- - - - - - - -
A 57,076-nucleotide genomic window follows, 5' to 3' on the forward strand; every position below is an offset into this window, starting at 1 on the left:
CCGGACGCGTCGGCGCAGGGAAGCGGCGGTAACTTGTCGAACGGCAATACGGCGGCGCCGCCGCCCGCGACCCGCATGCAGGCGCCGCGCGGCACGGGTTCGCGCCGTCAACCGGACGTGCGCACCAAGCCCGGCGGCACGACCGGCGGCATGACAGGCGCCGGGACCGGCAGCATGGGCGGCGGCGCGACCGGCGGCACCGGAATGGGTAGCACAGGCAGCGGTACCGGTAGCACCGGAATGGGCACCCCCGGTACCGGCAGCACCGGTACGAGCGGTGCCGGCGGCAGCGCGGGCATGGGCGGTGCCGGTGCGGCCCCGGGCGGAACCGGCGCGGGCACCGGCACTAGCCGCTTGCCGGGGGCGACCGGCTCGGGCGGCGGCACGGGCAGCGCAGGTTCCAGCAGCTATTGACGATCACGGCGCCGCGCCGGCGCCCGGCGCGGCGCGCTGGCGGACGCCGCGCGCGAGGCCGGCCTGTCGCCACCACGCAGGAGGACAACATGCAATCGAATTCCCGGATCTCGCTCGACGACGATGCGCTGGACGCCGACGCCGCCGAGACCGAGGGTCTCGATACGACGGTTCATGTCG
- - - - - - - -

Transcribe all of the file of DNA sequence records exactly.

A 57,076-nucleotide genomic window follows, 5' to 3' on the forward strand; every position below is an offset into this window, starting at 1 on the left:
CCGGACGCGTCGGCGCAGGGAAGCGGCGGTAACTTGTCGAACGGCAATACGGCGGCGCCGCCGCCCGCGACCCGCATGCAGGCGCCGCGCGGCACGGGTTCGCGCCGTCAACCGGACGTGCGCACCAAGCCCGGCGGCACGACCGGCGGCATGACAGGCGCCGGGACCGGCAGCATGGGCGGCGGCGCGACCGGCGGCACCGGAATGGGTAGCACAGGCAGCGGTACCGGTAGCACCGGAATGGGCACCCCCGGTACCGGCAGCACCGGTACGAGCGGTGCCGGCGGCAGCGCGGGCATGGGCGGTGCCGGTGCGGCCCCGGGCGGAACCGGCGCGGGCACCGGCACTAGCCGCTTGCCGGGGGCGACCGGCTCGGGCGGCGGCACGGGCAGCGCAGGTTCCAGCAGCTATTGACGATCACGGCGCCGCGCCGGCGCCCGGCGCGGCGCGCTGGCGGACGCCGCGCGCGAGGCCGGCCTGTCGCCACCACGCAGGAGGACAACATGCAATCGAATTCCCGGATCTCGCTCGACGACGATGCGCTGGACGCCGACGCCGCCGAGACCGAGGGTCTCGATACGACGGTTCATGTCG